Church Slavonic and to a lesser extent, Russian, are the “official” languages of the original Old Believers. The Church Slavonic texts are translations of the older Greek texts. These days, moderate conservative Old Believers will also use the Septuagint (LXX), or a translation of it such as that of Sir Lancelot Charles Lee Brenton. Among some modern English speaking Old Believers in communion with the Holy See, you will find a variety of Bible translations such as the New Revised Standard Version (Catholic Edition), the New Jerusalem Bible, and so on. Personally, the translation I use most often is the Douay-Rheims. One can not say that there is an “official” translation of the Bible unless you consider Church Slavonic as official.
In the absence of a priest, the Old Rite laity in communion with the Holy See should be in the habit of conducting a reader service or something to that nature, using the current or chosen lectionary. The veneration of icons, lighting of candles and various sacramentals can be observed by the laity, whether alone or as a group. Each family is considered a church in its own right, with the head of the household, usually the father, leading the various lay services. Individuals and families living near a Byzantine Catholic or Latin Rite parish can receive the Body and Blood of Christ at those parishes. If one lives too far from such parishes he/she may request an Old Believer priest to travel to his/her area if that is possible. Because Old Believer priests are few and far between, it is rare that this accommodation can be made. You might be required to travel a lengthy distance. The Old Rite Brethren sect (and probably some others) allows for certain laity in good standing to reserve bread that has been blessed by a priest in their homes upon the domestic altar or shelf in the prayer corner. The lay person consumes a small amount each day with the Morning Prayers. However, this is not the same as the sacrament of Communion.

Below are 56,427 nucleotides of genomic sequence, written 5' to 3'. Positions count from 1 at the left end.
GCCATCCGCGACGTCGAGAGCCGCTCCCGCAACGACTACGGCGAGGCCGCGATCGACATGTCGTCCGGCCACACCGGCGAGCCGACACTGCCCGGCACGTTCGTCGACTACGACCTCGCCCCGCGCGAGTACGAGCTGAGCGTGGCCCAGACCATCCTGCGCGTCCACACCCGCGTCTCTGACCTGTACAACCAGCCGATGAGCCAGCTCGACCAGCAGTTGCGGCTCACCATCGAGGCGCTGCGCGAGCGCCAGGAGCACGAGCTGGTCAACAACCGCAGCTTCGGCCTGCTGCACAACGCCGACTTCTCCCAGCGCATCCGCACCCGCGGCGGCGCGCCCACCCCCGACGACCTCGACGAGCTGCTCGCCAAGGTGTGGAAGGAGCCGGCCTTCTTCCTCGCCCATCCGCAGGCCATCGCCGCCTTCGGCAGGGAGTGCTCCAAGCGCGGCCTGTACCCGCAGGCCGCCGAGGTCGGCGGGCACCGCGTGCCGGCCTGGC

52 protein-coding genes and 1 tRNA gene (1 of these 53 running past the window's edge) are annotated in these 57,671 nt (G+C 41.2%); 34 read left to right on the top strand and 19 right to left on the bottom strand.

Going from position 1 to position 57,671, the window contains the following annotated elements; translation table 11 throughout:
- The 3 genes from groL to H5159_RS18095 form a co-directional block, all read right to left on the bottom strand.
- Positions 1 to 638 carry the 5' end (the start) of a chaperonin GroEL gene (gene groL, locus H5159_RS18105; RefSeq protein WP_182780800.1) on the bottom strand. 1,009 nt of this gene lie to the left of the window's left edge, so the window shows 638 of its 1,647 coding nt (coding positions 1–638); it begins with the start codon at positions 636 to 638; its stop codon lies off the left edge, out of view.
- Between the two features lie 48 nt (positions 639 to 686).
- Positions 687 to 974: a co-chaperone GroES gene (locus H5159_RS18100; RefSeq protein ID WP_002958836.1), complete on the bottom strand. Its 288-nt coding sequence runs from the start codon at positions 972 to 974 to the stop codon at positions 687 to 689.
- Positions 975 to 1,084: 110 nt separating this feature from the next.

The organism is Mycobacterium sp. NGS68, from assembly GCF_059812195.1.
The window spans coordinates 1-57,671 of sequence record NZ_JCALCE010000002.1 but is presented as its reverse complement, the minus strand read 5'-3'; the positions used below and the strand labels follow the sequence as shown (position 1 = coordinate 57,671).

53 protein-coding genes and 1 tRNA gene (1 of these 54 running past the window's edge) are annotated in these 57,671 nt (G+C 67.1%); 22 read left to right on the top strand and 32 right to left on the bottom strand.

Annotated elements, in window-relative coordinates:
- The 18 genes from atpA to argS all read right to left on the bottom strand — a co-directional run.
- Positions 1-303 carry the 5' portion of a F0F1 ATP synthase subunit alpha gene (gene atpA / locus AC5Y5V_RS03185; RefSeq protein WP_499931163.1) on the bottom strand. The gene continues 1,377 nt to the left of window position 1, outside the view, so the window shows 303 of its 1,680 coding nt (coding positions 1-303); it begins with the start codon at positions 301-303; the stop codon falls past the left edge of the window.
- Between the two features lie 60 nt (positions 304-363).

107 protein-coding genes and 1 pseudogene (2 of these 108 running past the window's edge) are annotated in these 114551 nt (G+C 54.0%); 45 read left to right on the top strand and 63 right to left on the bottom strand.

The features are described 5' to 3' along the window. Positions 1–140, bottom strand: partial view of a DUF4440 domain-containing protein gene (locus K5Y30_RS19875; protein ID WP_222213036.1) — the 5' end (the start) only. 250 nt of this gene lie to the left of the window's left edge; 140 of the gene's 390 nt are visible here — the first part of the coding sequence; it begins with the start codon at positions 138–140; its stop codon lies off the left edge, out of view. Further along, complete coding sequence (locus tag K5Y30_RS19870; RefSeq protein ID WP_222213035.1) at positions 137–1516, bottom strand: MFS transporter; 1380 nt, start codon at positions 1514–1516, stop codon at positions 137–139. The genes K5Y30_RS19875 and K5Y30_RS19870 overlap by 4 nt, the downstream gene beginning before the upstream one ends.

Not all Old Believer groups accept the validity of the priesthood of other Christian churches. There are some Old Believers who believe that only their group (not even other Old Believers) has valid Apostolic Succession. There are some Old Believers who do not believe in the existence of a priesthood today. The ecclesiastical jurisdiction to which I belong, considers the Orthodox, Old Believers (those with a priesthood), Catholic, Anglican, Polish National Catholic and Assyrian churches as having valid Apostolic Succession. However, there is some question regarding the Protestant Episcopal Church. Old Believers do not believe that Lutheran churches or other Protestants have Apostolic Succession, and that in many cases, their sacraments are likely invalid. The Church of Jesus Christ of Latter-day Saints claims to have Apostolic Succession, however, Old Believers do not view their “priesthood” as legitimate, although depending on the circumstances, baptisms might be valid – for example, a person who was baptised in the LDS church could be a convert to certain Old Believers groups without being “re-baptised” — this would depend on the regulations of each Old Believer group.
Old Believers do not believe in women serving in the priesthood. Women may serve in many different capacities, but not as priests.